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Corporate Sustainability Reporting Directive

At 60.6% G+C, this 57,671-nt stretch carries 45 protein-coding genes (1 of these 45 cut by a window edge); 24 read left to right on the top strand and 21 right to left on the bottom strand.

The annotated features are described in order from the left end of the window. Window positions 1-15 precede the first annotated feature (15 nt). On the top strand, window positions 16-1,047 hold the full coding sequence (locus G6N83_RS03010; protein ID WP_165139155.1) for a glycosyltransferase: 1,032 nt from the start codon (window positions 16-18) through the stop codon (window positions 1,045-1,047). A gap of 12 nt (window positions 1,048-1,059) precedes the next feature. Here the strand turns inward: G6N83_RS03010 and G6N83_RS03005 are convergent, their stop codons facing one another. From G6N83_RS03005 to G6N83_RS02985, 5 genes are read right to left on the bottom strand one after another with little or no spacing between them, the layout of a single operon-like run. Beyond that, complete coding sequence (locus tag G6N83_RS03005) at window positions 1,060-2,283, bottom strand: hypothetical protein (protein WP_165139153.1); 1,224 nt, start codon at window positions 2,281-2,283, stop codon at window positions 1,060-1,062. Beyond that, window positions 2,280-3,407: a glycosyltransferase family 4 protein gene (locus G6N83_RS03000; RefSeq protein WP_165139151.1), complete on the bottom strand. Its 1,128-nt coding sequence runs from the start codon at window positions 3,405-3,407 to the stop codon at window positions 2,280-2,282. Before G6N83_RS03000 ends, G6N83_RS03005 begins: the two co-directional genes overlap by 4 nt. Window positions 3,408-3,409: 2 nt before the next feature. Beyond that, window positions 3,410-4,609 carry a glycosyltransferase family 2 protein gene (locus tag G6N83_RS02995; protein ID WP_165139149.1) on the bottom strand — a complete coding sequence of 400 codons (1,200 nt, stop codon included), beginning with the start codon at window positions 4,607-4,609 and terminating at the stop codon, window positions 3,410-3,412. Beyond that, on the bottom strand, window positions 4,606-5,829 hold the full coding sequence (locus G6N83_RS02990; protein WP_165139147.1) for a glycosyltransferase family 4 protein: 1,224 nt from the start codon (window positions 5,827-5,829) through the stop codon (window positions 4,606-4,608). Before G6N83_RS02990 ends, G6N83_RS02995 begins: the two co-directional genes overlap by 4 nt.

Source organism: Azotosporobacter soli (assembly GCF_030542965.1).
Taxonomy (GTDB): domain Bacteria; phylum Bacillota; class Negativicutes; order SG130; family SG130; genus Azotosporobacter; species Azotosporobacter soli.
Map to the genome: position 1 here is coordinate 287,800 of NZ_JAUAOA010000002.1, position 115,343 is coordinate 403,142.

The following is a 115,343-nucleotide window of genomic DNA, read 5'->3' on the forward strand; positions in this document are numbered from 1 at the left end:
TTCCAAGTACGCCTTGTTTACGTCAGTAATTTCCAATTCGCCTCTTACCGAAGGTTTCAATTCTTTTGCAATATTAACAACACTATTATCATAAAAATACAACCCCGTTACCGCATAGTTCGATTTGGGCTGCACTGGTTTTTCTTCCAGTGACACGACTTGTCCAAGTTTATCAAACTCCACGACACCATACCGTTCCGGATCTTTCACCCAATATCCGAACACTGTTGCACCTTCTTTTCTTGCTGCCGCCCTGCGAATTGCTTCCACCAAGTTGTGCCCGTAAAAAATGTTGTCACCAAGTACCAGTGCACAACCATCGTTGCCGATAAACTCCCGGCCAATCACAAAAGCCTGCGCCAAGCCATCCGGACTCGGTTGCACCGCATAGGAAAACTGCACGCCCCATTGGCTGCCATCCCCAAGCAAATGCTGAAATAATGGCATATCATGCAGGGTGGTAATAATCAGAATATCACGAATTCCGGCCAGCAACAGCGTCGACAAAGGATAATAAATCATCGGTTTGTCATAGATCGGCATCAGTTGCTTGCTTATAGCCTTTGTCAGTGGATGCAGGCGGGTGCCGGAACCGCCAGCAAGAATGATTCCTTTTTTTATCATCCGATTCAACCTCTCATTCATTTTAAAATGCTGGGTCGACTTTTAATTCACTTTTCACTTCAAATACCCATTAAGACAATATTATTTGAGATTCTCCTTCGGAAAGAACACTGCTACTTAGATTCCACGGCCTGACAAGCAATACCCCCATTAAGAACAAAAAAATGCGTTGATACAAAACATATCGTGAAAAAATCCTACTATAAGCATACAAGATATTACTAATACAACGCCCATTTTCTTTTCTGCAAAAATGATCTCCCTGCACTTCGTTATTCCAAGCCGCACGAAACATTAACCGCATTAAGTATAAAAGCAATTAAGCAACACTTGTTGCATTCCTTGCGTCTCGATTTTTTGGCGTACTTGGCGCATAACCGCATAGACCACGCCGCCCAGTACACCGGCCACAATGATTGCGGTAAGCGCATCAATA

The European Commission’s proposal for a Corporate Sustainability Reporting Directive (CSRD) envisages the adoption of EU sustainability reporting standards. The draft standards are being developed by PTF-ESRS (Project Task Force – European Sustainability Reporting Standard) at the European Financial Reporting Advisory Group (EFRAG) and have been gradually released over the last weeks in the form of working papers. Six batches of working papers have already been released. After the publication of six working papers in Batch 1, three working papers in Batch 2, one working paper in Batch 3, seven working papers in Batch 4, and two working papers in Batch 5, Batch 6 published on March 16, 2022 consists of two additional papers: ESRS 1 General Provisions and Cover Note. The Cover Note explains that concepts, principles and some disclosure requirements that were initially included in other ESRS and also fundamental principles that were so far only addressed in ESRG were incorporated into ESRS 1. More on EFRAG website. The PTF-ESRS emphasizes that the publication of these working papers is to ensure a transparent process, there is, however, no public consultation at this point; this is planned for a later date, probably mid 2022. However, an early analysis of the working papers might be helpful in order to understand the proposed sustainability reporting architecture and the direction of disclosure requirements.